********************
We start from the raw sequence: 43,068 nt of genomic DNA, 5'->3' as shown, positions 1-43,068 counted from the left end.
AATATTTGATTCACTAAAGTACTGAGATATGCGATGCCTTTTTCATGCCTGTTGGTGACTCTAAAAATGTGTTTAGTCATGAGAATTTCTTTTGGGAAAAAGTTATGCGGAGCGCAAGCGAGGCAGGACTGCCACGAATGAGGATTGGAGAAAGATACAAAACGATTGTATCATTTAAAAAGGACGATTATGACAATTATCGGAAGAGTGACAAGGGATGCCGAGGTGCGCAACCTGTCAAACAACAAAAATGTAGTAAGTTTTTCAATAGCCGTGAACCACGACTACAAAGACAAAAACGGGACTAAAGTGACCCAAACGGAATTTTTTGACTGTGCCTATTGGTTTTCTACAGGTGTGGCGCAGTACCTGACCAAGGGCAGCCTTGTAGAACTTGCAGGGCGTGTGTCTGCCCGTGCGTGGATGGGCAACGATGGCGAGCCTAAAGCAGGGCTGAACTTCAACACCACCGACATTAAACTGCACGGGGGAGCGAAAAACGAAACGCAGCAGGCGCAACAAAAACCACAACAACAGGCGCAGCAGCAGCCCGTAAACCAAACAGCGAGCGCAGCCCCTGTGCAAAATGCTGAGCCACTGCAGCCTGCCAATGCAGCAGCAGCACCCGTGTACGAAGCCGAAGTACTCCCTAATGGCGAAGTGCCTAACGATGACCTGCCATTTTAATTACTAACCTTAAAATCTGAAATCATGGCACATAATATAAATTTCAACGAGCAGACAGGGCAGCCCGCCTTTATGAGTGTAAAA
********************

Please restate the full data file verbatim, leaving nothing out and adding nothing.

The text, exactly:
We start from the raw sequence: 43,068 nt of genomic DNA, 5'->3' as shown, positions 1-43,068 counted from the left end.
AATATTTGATTCACTAAAGTACTGAGATATGCGATGCCTTTTTCATGCCTGTTGGTGACTCTAAAAATGTGTTTAGTCATGAGAATTTCTTTTGGGAAAAAGTTATGCGGAGCGCAAGCGAGGCAGGACTGCCACGAATGAGGATTGGAGAAAGATACAAAACGATTGTATCATTTAAAAAGGACGATTATGACAATTATCGGAAGAGTGACAAGGGATGCCGAGGTGCGCAACCTGTCAAACAACAAAAATGTAGTAAGTTTTTCAATAGCCGTGAACCACGACTACAAAGACAAAAACGGGACTAAAGTGACCCAAACGGAATTTTTTGACTGTGCCTATTGGTTTTCTACAGGTGTGGCGCAGTACCTGACCAAGGGCAGCCTTGTAGAACTTGCAGGGCGTGTGTCTGCCCGTGCGTGGATGGGCAACGATGGCGAGCCTAAAGCAGGGCTGAACTTCAACACCACCGACATTAAACTGCACGGGGGAGCGAAAAACGAAACGCAGCAGGCGCAACAAAAACCACAACAACAGGCGCAGCAGCAGCCCGTAAACCAAACAGCGAGCGCAGCCCCTGTGCAAAATGCTGAGCCACTGCAGCCTGCCAATGCAGCAGCAGCACCCGTGTACGAAGCCGAAGTACTCCCTAATGGCGAAGTGCCTAACGATGACCTGCCATTTTAATTACTAACCTTAAAATCTGAAATCATGGCACATAATATAAATTTCAACGAGCAGACAGGGCAGCCCGCCTTTATGAGTGTAAAA